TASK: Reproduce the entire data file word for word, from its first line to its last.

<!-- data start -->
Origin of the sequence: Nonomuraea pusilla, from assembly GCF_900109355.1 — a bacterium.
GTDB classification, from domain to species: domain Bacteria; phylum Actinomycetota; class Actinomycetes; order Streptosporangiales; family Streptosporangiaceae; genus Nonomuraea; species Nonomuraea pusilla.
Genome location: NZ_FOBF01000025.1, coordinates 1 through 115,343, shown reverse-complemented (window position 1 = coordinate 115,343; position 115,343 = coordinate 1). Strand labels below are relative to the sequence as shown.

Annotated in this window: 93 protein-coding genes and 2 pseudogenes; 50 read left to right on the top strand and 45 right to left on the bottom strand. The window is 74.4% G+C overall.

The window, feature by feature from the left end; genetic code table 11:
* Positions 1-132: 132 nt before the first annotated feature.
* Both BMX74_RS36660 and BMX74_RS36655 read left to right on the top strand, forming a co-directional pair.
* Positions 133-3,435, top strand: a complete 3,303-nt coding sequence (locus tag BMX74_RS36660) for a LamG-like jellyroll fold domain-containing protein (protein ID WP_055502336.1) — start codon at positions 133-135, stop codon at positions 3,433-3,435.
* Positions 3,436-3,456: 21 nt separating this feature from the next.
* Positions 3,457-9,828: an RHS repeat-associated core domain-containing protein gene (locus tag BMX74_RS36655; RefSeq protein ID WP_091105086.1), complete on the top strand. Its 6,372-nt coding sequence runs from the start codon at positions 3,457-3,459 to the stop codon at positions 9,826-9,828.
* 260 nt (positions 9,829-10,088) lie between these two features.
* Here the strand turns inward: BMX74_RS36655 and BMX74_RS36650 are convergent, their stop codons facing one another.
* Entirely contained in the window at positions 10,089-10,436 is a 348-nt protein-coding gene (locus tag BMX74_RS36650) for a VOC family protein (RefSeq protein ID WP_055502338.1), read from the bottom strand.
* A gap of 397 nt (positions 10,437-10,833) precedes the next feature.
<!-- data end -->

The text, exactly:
Origin of the sequence: Nonomuraea pusilla, from assembly GCF_900109355.1 — a bacterium.
GTDB classification, from domain to species: domain Bacteria; phylum Actinomycetota; class Actinomycetes; order Streptosporangiales; family Streptosporangiaceae; genus Nonomuraea; species Nonomuraea pusilla.
Genome location: NZ_FOBF01000025.1, coordinates 1 through 115,343, shown reverse-complemented (window position 1 = coordinate 115,343; position 115,343 = coordinate 1). Strand labels below are relative to the sequence as shown.

Annotated in this window: 93 protein-coding genes and 2 pseudogenes; 50 read left to right on the top strand and 45 right to left on the bottom strand. The window is 74.4% G+C overall.

The window, feature by feature from the left end; genetic code table 11:
* Positions 1-132: 132 nt before the first annotated feature.
* Both BMX74_RS36660 and BMX74_RS36655 read left to right on the top strand, forming a co-directional pair.
* Positions 133-3,435, top strand: a complete 3,303-nt coding sequence (locus tag BMX74_RS36660) for a LamG-like jellyroll fold domain-containing protein (protein ID WP_055502336.1) — start codon at positions 133-135, stop codon at positions 3,433-3,435.
* Positions 3,436-3,456: 21 nt separating this feature from the next.
* Positions 3,457-9,828: an RHS repeat-associated core domain-containing protein gene (locus tag BMX74_RS36655; RefSeq protein ID WP_091105086.1), complete on the top strand. Its 6,372-nt coding sequence runs from the start codon at positions 3,457-3,459 to the stop codon at positions 9,826-9,828.
* 260 nt (positions 9,829-10,088) lie between these two features.
* Here the strand turns inward: BMX74_RS36655 and BMX74_RS36650 are convergent, their stop codons facing one another.
* Entirely contained in the window at positions 10,089-10,436 is a 348-nt protein-coding gene (locus tag BMX74_RS36650) for a VOC family protein (RefSeq protein ID WP_055502338.1), read from the bottom strand.
* A gap of 397 nt (positions 10,437-10,833) precedes the next feature.